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Spokane, Washington  Est. May 19, 1883
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Spokane Valley parks director looking into security options for city’s parks

Vandalism at Browns Park in Spokane Valley over the summer included damage to one of the park’s splash pad palm trees, like seen here in a rendering of the recently finished playground.  (Courtesy)
Vandalism at Browns Park in Spokane Valley over the summer included damage to one of the park’s splash pad palm trees, like seen here in a rendering of the recently finished playground. (Courtesy)
By Nina Culver For The Spokesman-Review

The newly upgraded Browns Park at South Pines Road and East 32nd Avenue in Spokane Valley suffered some highly visible vandalism this summer, but Parks and Recreation Director John Bottelli said the damage was not out of the ordinary.

“It’s pretty typical,” Bottelli said. “It’s a bummer to see it.”

The most visible damage has been to a palm tree in the park’s splash pad. Earlier this year someone disassembled it and left the pieces in the middle of the park. It was reassembled, put back in place and bolted down, Bottelli said. But that wasn’t enough to keep the palm tree unscathed.

“Recently some kiddos, presumably, knocked over the palm tree,” he said. “It’s actually broken. We’re looking for replacement parts. It’ll be back in the spring.”

Graffiti is always an issue in parks, and Bottelli said some amusing graffiti turned up this summer at Browns Park. It read, in very large letters, “This is why we can’t have nice things.”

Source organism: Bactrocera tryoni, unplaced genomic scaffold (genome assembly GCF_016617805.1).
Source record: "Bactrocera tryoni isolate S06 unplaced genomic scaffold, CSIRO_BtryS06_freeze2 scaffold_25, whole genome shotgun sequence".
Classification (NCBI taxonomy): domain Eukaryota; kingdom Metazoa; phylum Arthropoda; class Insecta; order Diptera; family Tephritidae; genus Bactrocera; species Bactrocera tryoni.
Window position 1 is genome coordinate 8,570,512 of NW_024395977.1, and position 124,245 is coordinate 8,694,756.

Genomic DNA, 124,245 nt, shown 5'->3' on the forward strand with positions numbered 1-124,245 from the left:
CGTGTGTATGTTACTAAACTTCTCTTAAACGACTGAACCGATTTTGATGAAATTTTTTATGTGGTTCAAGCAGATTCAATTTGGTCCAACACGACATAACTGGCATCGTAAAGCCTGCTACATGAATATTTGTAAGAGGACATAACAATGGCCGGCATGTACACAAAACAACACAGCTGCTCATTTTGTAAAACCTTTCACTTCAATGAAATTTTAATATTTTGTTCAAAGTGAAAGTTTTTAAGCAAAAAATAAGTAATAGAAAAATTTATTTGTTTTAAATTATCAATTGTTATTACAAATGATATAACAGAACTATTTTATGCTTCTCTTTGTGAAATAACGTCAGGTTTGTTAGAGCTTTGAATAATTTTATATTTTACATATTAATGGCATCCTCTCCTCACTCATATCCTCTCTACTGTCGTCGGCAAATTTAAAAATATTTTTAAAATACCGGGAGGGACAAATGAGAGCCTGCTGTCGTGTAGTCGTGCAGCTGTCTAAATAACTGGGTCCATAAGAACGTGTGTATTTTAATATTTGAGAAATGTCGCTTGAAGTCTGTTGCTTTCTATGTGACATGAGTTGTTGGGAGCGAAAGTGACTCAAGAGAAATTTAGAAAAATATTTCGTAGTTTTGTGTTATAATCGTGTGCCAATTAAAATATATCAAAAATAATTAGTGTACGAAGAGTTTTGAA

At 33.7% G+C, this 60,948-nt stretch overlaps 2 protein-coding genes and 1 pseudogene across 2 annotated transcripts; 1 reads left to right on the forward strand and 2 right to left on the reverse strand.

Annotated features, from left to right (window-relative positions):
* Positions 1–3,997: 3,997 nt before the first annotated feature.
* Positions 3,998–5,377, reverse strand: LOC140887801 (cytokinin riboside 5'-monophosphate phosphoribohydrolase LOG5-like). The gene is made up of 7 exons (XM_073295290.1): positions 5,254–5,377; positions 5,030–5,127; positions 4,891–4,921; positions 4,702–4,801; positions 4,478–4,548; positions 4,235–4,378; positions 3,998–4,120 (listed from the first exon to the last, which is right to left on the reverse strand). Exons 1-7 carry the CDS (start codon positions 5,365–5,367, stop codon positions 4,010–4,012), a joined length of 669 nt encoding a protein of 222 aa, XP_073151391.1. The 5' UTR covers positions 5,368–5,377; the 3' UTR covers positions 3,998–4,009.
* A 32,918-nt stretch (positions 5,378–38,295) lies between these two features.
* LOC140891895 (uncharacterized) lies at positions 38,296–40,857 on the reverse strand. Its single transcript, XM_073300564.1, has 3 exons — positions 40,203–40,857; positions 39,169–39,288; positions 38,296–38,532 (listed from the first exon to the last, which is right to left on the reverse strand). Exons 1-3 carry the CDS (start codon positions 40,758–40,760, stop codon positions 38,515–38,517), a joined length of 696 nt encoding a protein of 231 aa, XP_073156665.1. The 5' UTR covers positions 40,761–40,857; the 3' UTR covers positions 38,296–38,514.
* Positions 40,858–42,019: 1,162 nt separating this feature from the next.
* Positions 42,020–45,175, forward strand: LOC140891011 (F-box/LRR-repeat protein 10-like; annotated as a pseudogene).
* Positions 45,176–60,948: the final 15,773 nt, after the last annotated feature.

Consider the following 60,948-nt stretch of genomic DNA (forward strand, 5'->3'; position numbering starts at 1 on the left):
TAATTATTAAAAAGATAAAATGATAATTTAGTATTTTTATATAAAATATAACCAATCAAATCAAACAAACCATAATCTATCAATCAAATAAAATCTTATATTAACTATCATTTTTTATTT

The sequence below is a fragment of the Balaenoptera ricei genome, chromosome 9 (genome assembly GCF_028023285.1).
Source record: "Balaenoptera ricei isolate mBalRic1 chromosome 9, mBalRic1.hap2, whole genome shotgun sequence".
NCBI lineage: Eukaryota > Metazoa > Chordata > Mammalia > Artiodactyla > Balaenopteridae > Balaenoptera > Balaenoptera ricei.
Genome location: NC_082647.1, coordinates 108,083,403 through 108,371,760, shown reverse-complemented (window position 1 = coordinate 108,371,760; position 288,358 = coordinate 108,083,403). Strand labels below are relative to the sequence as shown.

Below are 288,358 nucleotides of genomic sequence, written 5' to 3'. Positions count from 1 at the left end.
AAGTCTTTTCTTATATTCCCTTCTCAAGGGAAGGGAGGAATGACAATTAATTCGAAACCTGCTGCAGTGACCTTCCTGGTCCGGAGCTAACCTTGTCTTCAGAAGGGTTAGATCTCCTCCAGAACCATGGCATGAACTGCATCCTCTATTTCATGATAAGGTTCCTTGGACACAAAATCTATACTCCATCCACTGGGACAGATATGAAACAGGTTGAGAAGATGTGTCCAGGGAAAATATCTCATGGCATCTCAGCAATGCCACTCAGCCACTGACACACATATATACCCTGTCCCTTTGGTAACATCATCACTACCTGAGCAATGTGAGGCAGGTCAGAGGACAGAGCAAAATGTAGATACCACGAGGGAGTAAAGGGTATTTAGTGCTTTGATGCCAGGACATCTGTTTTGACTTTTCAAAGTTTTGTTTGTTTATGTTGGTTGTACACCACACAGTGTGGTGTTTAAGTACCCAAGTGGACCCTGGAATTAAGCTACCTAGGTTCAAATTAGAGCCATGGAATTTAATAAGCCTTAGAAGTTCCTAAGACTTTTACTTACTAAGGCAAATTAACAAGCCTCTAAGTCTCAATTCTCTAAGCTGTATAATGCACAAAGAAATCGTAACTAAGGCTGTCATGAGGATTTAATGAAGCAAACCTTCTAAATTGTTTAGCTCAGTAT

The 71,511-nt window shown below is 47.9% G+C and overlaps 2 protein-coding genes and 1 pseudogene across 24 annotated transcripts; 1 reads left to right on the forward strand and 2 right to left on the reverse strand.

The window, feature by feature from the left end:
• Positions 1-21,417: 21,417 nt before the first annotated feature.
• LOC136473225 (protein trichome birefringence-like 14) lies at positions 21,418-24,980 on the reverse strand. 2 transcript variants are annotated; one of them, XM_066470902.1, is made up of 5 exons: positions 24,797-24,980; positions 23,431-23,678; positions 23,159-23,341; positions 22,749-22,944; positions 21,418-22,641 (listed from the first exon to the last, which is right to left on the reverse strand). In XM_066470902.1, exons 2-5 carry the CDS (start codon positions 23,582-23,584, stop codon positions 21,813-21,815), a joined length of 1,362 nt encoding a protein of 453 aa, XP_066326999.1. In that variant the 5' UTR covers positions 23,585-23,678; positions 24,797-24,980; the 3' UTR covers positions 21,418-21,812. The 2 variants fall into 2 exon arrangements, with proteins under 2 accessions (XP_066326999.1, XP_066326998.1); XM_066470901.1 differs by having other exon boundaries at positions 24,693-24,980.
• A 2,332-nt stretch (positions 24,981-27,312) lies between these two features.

There has been some damage to the bathrooms, Bottelli said but not an unusual amount when compared to other park bathrooms. The bathroom doors have automatic locks that lock every night and unlock in the morning. There have been some complaints about people sleeping in the bathrooms and it is possible for people to stay there if they happen to be inside when the doors lock, Bottelli said. The doors can be opened from the inside once they lock, but sometimes people want to stay, he said.

“Some people find shelter wherever they can,” he said.

The automatic locks, while helpful, aren’t a perfect solution, Bottelli said. “They don’t solve all your problems,” he said.

Not all of Spokane Valley’s parks have automatic locks on the bathrooms, Bottelli said, and he’s been exploring options to reduce vandalism there. “Most of the older parks don’t have automatic locks,” he said.

As an example, the toilet and sink in the bathroom at the Appleway Trail trailhead at University Road and Appleway were broken. Bottelli said they will be replaced by stainless steel fixtures.

Spokane Valley is a contract city, which means the city does not have a roster of employees dedicated to maintaining the parks. Most park maintenance and other tasks are contracted out to Senske. Asking those workers to lock and unlock the bathrooms in every city park every day is expensive, Bottelli said. “We don’t have staff who work after hours like that,” he said.

He considered asking volunteers to do it, but Bottelli said he doesn’t want to put a volunteer in the position of having to confront someone at a park after hours. He’s also explored hiring a security company to send security guards to lock and unlock the bathrooms each day while also quickly patrolling each park, but it would cost an estimated $80,000 a year.

Surveillance cameras are another expensive option, but the city has come up with a cheaper solution.

“We have had Senske put out a few game cameras here and there,” he said.

The game cameras are triggered by motion and can take pictures of activity that takes place in the parks after hours.

The city will continue evaluating its options to improve security at all parks until a solution is found, Bottelli said.

“We’re definitely looking at it,” he said.

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Correspondent Nina Culver can be reached at nculver47@gmail.com.

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